Tuesday, April 27, 2010

Turk's knot tutorial

Just a quick post to tell you about a very nice "animated" tutorial about making turk's knots:

http://www.virtualmuseum.ca/Exhibitions/ManitobaCrafts/content/macrame/turkshead.html

I'm still trying to make good knots, that's how I found this. Knots like these were used to embellish pouches, such as this one

Wish me luck :-)

2 comments :

toten said...

Dear Ms,
I know you where having some difficulty with tassels and excellent fit for the "Turk's head" knots.

I think I have the solution that is historically correct and very likely an industry secret or "trick of the trade".
The Turk's head knot is formed first. It is woven on a "mandrel"- basically a round stick
In middle age this could been knitting needles, a stick, a quickly fabricated dowel, a handle, bobbin, or at hand household item. Ideally the mandrel has removable pegs placed at equal distances - but this is not essential.
Perhaps historically a helper or a child put their finger on the stick to help hold the thread momentarily until the first row of the turk's head was done.
The Turk's head is woven on this round stick and completed OFF the tassel. It is slipped off the stick like a napkin ring.

The tassel is then made. The "whipping" or lateral binding strings should be diameter slightly larger than inside diameter of turk's head knot.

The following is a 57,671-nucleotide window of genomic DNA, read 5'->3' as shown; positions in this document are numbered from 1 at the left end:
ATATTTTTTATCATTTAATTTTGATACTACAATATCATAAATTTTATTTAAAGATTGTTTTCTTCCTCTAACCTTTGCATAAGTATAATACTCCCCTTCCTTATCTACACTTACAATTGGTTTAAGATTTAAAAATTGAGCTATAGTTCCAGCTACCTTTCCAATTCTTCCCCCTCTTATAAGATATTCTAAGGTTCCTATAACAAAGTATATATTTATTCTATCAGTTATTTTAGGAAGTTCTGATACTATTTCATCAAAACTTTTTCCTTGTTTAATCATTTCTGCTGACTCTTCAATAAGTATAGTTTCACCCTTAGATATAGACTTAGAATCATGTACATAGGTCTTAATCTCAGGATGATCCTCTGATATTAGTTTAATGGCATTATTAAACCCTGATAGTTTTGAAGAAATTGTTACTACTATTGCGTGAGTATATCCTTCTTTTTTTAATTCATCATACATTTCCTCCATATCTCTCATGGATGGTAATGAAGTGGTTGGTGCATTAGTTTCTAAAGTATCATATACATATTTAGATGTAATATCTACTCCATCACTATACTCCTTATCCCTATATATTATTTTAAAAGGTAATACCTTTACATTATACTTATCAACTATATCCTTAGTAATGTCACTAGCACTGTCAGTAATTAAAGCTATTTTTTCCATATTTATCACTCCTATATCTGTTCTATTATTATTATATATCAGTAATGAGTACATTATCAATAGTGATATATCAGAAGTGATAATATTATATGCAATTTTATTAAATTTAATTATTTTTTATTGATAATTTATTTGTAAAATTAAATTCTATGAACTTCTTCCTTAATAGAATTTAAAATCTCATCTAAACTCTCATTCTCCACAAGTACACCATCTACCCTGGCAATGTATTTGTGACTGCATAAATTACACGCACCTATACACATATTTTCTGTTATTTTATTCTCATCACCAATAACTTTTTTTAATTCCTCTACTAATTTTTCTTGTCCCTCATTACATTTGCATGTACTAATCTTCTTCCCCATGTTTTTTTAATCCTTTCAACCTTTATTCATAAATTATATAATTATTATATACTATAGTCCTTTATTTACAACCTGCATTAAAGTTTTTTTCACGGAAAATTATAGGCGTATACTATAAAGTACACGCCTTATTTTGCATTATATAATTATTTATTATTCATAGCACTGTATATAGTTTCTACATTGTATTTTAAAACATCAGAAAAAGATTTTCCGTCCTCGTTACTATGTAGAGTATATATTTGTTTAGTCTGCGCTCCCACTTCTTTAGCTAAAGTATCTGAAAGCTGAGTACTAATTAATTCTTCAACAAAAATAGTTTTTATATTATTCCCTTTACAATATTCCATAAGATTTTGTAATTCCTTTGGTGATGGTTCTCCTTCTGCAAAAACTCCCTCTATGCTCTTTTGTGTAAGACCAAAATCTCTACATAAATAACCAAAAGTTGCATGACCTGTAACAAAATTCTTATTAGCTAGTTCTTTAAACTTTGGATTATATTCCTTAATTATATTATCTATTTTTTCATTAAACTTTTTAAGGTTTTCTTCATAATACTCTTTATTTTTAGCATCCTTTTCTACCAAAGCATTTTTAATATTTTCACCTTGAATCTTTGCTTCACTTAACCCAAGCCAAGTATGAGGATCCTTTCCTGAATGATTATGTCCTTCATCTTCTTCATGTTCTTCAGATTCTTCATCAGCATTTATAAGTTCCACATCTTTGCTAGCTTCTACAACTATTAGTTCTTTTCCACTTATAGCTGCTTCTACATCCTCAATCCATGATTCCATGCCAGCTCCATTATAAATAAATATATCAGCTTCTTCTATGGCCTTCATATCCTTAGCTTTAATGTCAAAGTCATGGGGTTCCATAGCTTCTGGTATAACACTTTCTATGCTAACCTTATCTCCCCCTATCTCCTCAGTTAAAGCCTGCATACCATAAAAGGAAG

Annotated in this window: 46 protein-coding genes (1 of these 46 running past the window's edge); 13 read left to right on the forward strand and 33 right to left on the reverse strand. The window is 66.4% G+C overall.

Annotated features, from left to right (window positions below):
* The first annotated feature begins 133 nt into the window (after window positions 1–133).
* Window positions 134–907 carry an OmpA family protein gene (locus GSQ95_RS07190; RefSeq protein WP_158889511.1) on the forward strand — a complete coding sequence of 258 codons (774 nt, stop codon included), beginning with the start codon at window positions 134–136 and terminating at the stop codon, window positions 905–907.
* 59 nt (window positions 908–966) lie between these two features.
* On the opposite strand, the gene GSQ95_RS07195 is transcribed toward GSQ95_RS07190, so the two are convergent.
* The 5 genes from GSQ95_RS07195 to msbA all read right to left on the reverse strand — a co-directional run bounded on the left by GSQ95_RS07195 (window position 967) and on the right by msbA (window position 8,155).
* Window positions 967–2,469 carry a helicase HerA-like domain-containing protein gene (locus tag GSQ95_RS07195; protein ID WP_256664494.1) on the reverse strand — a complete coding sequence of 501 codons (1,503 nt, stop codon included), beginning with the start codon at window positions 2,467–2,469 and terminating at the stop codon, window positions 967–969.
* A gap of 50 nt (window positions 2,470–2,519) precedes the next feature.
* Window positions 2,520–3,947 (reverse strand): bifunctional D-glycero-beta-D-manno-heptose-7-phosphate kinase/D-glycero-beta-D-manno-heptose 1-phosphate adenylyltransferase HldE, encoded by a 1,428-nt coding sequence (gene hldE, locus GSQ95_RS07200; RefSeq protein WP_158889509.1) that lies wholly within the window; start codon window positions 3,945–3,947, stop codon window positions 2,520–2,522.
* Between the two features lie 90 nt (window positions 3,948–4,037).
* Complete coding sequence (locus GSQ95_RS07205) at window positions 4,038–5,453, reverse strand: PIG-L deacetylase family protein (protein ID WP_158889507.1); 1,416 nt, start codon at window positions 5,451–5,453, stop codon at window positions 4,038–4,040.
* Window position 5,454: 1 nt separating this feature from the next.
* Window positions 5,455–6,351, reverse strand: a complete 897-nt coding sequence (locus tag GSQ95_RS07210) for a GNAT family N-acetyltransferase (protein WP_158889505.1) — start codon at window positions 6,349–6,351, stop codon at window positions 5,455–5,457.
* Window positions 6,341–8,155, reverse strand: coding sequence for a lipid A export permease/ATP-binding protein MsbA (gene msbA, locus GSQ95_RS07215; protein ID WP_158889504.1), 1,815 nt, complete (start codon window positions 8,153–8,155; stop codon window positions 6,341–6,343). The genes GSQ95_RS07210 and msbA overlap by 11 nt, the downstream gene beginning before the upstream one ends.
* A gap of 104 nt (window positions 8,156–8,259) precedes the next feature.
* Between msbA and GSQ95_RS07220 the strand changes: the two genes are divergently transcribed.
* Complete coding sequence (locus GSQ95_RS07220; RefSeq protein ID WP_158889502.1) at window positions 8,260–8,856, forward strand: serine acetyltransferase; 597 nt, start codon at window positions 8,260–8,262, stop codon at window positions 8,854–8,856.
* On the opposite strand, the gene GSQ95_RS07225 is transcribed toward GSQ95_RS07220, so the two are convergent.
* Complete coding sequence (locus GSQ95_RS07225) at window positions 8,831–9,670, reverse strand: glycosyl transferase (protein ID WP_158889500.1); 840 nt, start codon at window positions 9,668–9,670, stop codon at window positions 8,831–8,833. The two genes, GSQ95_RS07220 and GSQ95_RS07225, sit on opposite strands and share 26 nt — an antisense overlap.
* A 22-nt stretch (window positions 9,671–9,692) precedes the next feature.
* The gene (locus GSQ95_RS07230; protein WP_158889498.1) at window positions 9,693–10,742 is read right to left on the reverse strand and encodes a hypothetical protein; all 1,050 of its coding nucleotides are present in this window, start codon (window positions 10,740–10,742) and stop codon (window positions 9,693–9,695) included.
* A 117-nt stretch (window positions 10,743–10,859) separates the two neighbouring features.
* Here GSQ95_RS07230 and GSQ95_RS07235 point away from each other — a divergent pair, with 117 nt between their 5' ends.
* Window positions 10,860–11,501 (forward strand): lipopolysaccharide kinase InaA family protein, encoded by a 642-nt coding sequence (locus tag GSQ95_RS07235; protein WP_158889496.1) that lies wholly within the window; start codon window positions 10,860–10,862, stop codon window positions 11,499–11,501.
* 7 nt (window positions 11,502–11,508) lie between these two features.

The tassel cord, then tassel is pulled through (pulled by holding the whipping or body) the finished turk's head knot (like a napkin ring) but not completely- for a "press fit".
If this fit is tight enough- it is permanent. Else it could be fixed with some hidden stitches or hoof glue (essentially gelatin glue).

This is the current way horsemen and cowboys especially the Gaucho of Spain and South America make horsehair fly tassels- horsehair for the tassel and leather for the turk's head and braided cordage.

Turk's head or Pineapple Knot Mandrel
http://home.tiscali.nl/knotsandknottying/PA-footropeknot.htm

http://www.mailleartisans.org/articles/pics/20054anonknotringtut09.jpg

http://www.westernfolklife.org/site1/batr/tools_braided_horsehair.ph

Isis said...

hi toten, what you describe is very close to how i make my turk's head knots :)

thank you for your input and for the links :)

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